It is a difficult decision for voters in the United States, as it is in New Zealand. For Americans, it is on Nov. 3, 2020 that they will decide on whether Donald Trump should continue leading their country. For New Zealanders, instead of Sept. 19, Prime Minister Jacinda Ardern has moved the Parliamentary election to Oct. 17 because of the effects Covid-19 restrictions would have on electioneering.
Despite his many mistakes and numerous lies, diligently counted by critics, US President Donald Trump has the backing of God-fearing voters and conservatives. He is seen as the defender of Christian values and, if not for Covid-19, should have brought America back to greatness. For most Republicans, should Joe Biden, the Democratic presidential candidate, be elected, then the liberals will give priority to individual freedoms ahead of the moral standards that guided the founding fathers of the nation. They question the promise of Biden to restore the Soul of America, when in fact, it is Trump who has kept it close to his heart.
For Democrats, Biden is the only hope for a country that has lost its respect among the family of nations.
In NZ, the liberal Labour Party is predicted to govern alone without need of coalition partners, primarily because of the popularity of its leader, Jacinda Ardern, for her compassion in the aftermath of the bloody mosque killings in 2019; and her transparency and boldness in action against the pandemic. The opposition National Party is on an uphill climb against Ardern who was even called St. Jacinda by an Australian commentator. But she is no saint.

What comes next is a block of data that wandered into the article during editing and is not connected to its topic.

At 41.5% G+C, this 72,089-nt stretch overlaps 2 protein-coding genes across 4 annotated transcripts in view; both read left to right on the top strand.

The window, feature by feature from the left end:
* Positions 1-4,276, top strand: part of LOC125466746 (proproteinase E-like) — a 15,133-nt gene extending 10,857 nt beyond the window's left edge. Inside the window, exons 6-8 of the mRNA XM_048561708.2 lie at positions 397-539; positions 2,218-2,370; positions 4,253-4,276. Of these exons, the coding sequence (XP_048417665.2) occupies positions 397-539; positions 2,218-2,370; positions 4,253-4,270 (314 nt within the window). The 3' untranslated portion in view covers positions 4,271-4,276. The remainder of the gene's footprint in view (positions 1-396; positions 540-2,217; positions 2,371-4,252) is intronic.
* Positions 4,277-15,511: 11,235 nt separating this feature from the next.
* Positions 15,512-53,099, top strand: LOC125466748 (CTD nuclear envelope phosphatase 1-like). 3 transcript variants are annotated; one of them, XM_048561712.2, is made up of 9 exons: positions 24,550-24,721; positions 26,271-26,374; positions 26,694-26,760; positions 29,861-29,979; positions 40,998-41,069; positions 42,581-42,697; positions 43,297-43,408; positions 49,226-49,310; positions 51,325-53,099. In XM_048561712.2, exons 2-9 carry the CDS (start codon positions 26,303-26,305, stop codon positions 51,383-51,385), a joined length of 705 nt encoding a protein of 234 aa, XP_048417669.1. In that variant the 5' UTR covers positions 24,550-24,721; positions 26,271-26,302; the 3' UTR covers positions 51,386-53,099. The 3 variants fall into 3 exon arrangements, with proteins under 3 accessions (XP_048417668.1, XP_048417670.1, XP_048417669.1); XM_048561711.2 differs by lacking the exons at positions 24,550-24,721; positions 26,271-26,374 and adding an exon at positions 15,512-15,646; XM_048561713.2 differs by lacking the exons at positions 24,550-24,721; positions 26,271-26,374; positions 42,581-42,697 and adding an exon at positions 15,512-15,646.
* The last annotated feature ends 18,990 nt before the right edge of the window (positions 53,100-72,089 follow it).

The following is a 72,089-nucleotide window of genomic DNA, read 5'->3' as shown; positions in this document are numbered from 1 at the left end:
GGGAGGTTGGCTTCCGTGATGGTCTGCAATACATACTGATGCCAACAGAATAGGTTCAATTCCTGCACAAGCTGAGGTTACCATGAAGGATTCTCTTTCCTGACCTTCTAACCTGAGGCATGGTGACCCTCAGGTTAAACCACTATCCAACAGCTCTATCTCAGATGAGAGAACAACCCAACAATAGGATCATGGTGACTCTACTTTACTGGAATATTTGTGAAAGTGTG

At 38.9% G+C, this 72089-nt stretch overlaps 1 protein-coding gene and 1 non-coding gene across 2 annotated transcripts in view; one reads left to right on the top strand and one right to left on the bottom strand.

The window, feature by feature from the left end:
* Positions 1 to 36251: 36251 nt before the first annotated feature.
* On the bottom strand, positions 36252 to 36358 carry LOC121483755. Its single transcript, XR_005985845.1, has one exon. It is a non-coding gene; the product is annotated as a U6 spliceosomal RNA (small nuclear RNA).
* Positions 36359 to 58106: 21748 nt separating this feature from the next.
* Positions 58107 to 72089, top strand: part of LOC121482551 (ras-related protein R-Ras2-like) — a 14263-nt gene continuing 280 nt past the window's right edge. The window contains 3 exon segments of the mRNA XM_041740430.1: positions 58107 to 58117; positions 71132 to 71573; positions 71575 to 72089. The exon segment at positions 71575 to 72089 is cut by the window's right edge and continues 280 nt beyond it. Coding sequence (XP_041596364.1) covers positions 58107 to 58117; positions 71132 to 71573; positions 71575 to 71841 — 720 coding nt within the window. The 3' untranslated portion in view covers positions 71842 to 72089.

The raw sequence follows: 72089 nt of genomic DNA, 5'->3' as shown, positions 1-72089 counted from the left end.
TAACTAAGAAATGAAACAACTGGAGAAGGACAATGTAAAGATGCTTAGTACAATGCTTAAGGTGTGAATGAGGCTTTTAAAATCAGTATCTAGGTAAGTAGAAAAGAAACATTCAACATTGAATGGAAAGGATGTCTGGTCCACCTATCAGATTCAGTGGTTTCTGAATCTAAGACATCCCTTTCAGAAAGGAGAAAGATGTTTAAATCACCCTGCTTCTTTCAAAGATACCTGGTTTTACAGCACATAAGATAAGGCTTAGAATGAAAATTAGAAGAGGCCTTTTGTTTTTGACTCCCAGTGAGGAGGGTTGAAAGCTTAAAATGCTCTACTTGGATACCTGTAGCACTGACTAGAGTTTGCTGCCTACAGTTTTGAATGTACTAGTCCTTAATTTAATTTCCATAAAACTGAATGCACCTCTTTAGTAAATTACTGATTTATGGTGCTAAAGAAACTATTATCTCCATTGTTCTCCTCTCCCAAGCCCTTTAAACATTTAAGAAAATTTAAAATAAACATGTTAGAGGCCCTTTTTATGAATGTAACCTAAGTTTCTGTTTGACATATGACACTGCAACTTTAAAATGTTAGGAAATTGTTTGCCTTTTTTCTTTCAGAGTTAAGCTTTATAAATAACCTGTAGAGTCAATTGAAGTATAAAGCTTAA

Christian electorates have faulted her for the passage of The Abortion Legislation Act 2020 in March this year that decriminalizes abortion, making this available without restrictions to any woman who is not more than 20 weeks pregnant. If Labour should govern again and both the personal cannabis consumption and the End of Life Choice Act 2019 will win the accompanying referendum, expect New Zealand to become a haven for marijuana users and for assisted dying.
While there is no connection between the US and NZ elections, Trump made reference to Ardern’s handling of the pandemic in a speech on Aug. 19, saying, “New Zealand, by the way, had a big outbreak, and other countries that were held up to try and make us look not as good as we should look and we’ve done an incredible job.”
Of course, New Zealanders simply shrugged off Trump’s comments. While NZ had 22 new cases at the time Trump referred to as a “surge,” the US reported more than 42,000 new cases.
The world is facing the pandemic today, but for US and NZ electorates, they are deciding about their future as well.